Planning Appeals Guide
1. Who Can Appeal?
The only person who can lodge an appeal is the person who made the application who may, use an agent or consultant to represent on their behalf. Objections to a planning application have no rights of appeal, nor can an appeal be made by someone in support of a planning application which is refused by Council.
2. What can be appealed against?
You can appeal if:
- permission has been refused;
- you object to a condition imposed by the Council;
- the Council does not make a decision within 8 weeks of your making your application, unless you have agreed to it having extra time.
3. How long have I got to appeal?
You have 3 months from the date of the decision notice; or if none has been issued, you have 3 months plus 8 weeks (or any longer period you may have agreed) from the date you made your application.
4. Is it worth appealing?
In most cases, the decisions of the planning authority are supported by the SEIRU (whose inspectors consider your appeal), but if you feel the decision you have been given is out of line with previous decisions or you have a special case, you may wish to lodge an appeal.
Remember that only factors relating to planning matters can be considered at appeals. Sometimes you may be aggrieved with the Council but not by a genuine planning reason material to your application. If you think there has been maladministration you may have a complaint for the Local Ombudsman – whose free booklet can be obtained from 21 Queens Anne’s Gate, London SW1H 9BU.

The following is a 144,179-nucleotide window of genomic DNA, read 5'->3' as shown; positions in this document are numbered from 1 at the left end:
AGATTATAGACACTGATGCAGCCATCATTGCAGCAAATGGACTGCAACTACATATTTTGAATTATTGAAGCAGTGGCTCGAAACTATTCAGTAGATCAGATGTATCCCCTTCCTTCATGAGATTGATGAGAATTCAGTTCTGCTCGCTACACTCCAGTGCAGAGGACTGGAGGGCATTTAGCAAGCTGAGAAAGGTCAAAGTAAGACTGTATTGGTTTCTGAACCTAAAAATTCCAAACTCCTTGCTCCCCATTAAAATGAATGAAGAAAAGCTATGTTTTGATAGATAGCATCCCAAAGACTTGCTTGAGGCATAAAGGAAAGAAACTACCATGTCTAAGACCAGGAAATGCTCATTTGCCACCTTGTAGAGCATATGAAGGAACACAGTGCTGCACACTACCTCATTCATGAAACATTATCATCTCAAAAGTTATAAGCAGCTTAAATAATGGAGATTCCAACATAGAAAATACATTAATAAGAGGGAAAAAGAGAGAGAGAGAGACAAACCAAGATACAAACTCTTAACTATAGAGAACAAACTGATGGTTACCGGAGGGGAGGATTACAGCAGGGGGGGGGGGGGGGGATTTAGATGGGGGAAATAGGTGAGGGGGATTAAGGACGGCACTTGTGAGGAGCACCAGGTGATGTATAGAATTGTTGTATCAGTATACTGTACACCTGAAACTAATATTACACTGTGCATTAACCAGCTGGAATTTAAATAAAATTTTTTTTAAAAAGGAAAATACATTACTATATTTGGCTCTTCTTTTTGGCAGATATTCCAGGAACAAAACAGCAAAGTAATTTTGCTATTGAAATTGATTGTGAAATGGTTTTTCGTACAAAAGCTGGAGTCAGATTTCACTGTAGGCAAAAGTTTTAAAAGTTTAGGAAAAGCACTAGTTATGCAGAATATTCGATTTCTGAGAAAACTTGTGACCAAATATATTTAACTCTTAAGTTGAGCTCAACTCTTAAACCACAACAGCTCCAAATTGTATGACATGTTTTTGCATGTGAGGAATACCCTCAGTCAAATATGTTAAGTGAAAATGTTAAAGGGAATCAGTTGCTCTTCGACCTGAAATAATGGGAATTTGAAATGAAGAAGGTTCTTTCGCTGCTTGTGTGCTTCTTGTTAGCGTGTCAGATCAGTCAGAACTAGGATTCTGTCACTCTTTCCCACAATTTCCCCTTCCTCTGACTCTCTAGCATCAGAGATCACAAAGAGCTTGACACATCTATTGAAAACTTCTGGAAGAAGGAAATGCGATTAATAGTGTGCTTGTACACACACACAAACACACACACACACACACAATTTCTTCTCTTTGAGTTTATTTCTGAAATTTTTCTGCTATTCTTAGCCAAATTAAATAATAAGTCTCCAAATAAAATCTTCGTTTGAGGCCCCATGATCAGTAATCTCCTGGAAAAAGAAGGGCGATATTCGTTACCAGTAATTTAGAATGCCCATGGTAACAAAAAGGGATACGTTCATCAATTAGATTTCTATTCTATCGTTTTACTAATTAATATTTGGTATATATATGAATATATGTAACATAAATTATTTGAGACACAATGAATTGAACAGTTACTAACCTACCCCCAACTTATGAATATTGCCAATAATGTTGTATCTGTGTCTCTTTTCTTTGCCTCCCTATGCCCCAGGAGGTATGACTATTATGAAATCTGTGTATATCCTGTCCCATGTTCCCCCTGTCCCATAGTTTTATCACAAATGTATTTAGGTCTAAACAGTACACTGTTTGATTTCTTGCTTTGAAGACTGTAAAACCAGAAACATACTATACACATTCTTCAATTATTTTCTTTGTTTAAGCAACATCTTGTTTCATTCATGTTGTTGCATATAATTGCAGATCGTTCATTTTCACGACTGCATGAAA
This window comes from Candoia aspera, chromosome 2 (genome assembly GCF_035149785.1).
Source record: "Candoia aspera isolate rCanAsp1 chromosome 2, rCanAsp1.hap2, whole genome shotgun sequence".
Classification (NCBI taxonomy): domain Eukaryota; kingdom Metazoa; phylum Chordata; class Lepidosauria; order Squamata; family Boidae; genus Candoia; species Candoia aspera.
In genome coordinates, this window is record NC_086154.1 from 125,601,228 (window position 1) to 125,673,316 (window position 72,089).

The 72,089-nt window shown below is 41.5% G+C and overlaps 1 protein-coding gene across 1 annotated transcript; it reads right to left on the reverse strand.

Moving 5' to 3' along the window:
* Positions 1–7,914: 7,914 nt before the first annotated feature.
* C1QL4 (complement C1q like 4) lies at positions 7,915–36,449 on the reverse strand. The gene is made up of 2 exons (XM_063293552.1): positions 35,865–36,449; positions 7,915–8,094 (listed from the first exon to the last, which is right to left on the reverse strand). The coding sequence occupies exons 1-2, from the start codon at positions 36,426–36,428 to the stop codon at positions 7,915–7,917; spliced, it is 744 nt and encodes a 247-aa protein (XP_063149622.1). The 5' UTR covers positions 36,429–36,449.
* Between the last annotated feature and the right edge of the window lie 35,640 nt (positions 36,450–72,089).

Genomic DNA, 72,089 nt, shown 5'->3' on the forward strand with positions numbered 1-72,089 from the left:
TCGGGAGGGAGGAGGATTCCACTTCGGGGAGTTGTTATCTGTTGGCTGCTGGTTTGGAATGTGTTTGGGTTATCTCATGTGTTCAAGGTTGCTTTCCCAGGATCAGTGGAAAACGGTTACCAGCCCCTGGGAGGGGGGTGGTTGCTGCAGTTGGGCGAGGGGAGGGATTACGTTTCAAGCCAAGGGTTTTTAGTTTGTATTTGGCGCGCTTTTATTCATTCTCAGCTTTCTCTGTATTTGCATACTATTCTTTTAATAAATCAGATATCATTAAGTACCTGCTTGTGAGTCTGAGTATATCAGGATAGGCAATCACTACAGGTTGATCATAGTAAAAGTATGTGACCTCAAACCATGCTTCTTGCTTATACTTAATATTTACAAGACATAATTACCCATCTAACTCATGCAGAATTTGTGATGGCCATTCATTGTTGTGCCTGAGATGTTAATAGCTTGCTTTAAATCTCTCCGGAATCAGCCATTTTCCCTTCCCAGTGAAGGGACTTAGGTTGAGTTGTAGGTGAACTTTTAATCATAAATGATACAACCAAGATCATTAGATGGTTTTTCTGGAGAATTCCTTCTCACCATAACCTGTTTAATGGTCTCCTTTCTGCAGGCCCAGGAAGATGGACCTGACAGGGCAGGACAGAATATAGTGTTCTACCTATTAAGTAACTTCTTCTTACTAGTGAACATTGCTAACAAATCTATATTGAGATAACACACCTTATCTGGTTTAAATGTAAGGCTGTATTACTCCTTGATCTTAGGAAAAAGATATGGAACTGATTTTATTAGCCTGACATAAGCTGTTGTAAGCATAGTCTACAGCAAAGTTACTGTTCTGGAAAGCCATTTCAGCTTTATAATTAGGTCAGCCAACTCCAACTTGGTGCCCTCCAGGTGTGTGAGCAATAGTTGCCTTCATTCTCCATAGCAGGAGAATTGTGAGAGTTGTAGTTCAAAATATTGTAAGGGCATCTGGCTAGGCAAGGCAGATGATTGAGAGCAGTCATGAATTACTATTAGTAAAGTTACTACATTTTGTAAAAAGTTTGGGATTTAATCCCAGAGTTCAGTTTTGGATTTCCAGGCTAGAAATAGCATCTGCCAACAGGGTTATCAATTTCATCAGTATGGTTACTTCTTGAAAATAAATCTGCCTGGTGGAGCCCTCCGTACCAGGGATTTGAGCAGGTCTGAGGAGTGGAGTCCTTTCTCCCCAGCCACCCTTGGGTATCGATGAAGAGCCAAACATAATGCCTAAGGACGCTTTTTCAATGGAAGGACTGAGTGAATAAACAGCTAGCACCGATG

5. Is it expensive to appeal?
There is no fee for making an appeal to planning applications so it need not cost you very much. Obviously, professional planning advice may have to be paid for, but in simple cases you may be able to do all or most of the work yourself.
6. Will I need professional planning advice?
If your case is complicated or key financial interests are at stake, you are advised to retain the services of a consultant chartered town planner in private practice. You will be charged on a time basis in accordance with the firm’s hourly rate. A list of these consultants firms should be available from the Royal Town Planning Institute .
Remember you will normally have to pay your own costs and you can seldom recover them from Council even if you are successful.
7. Can the planning decision be negotiated?
Difficulties can sometimes be resolved by negotiation. A second planning application within 1 months of a refusal does not need a further fee if the subject is the same or similar. In such negotiations it may help to engage a consultant chartered town planner to help to reach an agreement. Remember you must lodge your appeal within 6 months; but pursuing an appeal should be considered a last resort, when all else has failed.
Under certain circumstances it is possible to keep an appeal in abeyance while negotiations continue. This would not prejudice your case, should you finally decide to pursue the appeal – and you can of course withdraw an appeal at any time, simply by informing the Secretary of State and the Council.
8. How do I start the appeals process?
You and your agent must appeal to the SEIRU. The easiest way of doing this is online via the Planning Appleals Online Portal. Alternatively you can get a form from the .Directorate for Planning and Environmental Appeals, 4 The Courtyard, Callendar Business Park, Callendar Road, Falkirk, FK1 1XR, Tel 01324 696400.